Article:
The Myth of Freedom

A week or two ago two YouTube celebrities of opposing styles butted heads for a solid four hours. Millennial Woes (a good friend of West Coast Reactionaries) made “The Case for White Nationalism” against Sargon of Akkad who made the case for… something else. Regardless, one can observe in the comments section of the aforementioned video various people filling-in the gaps Millennial Woes left in his reasoning, which corresponds to my own view of the whole affair which should come as no surprise.

The reason I mention this instance is due to what Sargon of Akkad demonstrated about the ways in which many moderns perceive the world and how they gather and process information. Sargon of Akkad — much like the majority of his some quarter of a million Subscribers — is a critic, id est one who is automatically suspicious of all external data, and it is from externality that one’s own principles and views are concretely formed. I just know that should someone of this type be reading this, they will doubtless be thinking “But is not that how all information is understood?” to which I would respond that it depends upon the information and its direction. The Absolute Individual which Julius Evola formulated, the man who can say a resounding “Yes” to his core sense of Being insomuch as admitting one’s true nature, is not something established via rationally analysing the outward world. Indeed, this is one of the key distinctions between the esotericist and the layman — but I digress. We can definitely establish modes of logical operation which do not rely upon some “being moved” by the world in a materialistic sense.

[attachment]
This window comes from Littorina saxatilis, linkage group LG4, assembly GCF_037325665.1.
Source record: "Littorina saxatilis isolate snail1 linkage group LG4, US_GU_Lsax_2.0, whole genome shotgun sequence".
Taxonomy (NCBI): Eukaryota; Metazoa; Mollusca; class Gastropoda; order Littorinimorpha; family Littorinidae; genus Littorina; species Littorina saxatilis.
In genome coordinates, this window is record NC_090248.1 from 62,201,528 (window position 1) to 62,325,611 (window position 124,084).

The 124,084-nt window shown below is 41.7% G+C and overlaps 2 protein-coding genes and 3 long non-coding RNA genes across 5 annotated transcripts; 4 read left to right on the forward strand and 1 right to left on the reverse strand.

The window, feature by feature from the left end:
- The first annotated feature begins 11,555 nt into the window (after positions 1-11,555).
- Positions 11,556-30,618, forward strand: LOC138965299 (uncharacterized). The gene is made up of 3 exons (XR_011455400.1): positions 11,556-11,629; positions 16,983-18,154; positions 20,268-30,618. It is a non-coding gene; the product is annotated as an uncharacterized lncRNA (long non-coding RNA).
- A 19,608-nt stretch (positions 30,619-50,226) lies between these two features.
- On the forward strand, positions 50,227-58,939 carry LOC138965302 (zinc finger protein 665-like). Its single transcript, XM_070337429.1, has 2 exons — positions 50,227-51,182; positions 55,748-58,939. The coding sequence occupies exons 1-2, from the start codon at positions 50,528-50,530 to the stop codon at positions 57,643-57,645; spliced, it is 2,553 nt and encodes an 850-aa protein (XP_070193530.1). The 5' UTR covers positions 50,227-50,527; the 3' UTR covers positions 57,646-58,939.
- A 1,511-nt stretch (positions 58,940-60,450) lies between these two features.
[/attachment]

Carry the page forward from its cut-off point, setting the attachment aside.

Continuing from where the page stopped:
The modern has at the forefront of his essence several established principles, among them being that all things can be rationally understood by all men, that all human beings are born of equal worth, and that all human beings are born with equal rights — indeed the latter has been written into the very Declaration of Independence of the United States of America, that villainous hive of traitors and rebels; the country has at its core this revolutionary maxim. Later developments in this direction include the European existentialist movement, one of the basic assumptions therein being the inborn nature of human freedom (though not every “existentialist” shared the same beliefs, something explained very well by philosopher Gregory B. Sadler).